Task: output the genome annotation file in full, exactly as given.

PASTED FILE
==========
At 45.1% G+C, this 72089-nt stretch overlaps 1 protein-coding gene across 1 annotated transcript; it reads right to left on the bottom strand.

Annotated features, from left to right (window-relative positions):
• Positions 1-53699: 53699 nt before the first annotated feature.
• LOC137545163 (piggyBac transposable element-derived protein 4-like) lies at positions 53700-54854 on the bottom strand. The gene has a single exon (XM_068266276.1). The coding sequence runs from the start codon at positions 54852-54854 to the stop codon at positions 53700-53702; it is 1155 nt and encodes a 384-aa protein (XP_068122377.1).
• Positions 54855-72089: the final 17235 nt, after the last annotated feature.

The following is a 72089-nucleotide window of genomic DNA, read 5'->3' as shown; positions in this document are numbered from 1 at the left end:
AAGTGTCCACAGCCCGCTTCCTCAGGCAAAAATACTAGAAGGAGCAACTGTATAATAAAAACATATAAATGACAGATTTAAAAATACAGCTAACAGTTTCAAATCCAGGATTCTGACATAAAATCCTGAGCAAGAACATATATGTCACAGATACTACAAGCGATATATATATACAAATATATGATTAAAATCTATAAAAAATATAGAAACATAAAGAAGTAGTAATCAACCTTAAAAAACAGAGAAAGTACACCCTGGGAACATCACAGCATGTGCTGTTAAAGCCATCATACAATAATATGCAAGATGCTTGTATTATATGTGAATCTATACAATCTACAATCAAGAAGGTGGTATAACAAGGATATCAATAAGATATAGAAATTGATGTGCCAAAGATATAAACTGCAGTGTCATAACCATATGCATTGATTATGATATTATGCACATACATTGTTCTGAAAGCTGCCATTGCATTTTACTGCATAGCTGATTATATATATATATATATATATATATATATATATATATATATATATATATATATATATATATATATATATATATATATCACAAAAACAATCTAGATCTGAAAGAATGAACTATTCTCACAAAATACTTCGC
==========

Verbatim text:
At 45.1% G+C, this 72089-nt stretch overlaps 1 protein-coding gene across 1 annotated transcript; it reads right to left on the bottom strand.

Annotated features, from left to right (window-relative positions):
• Positions 1-53699: 53699 nt before the first annotated feature.
• LOC137545163 (piggyBac transposable element-derived protein 4-like) lies at positions 53700-54854 on the bottom strand. The gene has a single exon (XM_068266276.1). The coding sequence runs from the start codon at positions 54852-54854 to the stop codon at positions 53700-53702; it is 1155 nt and encodes a 384-aa protein (XP_068122377.1).
• Positions 54855-72089: the final 17235 nt, after the last annotated feature.

The following is a 72089-nucleotide window of genomic DNA, read 5'->3' as shown; positions in this document are numbered from 1 at the left end:
AAGTGTCCACAGCCCGCTTCCTCAGGCAAAAATACTAGAAGGAGCAACTGTATAATAAAAACATATAAATGACAGATTTAAAAATACAGCTAACAGTTTCAAATCCAGGATTCTGACATAAAATCCTGAGCAAGAACATATATGTCACAGATACTACAAGCGATATATATATACAAATATATGATTAAAATCTATAAAAAATATAGAAACATAAAGAAGTAGTAATCAACCTTAAAAAACAGAGAAAGTACACCCTGGGAACATCACAGCATGTGCTGTTAAAGCCATCATACAATAATATGCAAGATGCTTGTATTATATGTGAATCTATACAATCTACAATCAAGAAGGTGGTATAACAAGGATATCAATAAGATATAGAAATTGATGTGCCAAAGATATAAACTGCAGTGTCATAACCATATGCATTGATTATGATATTATGCACATACATTGTTCTGAAAGCTGCCATTGCATTTTACTGCATAGCTGATTATATATATATATATATATATATATATATATATATATATATATATATATATATATATATATATATATATATATATATCACAAAAACAATCTAGATCTGAAAGAATGAACTATTCTCACAAAATACTTCGC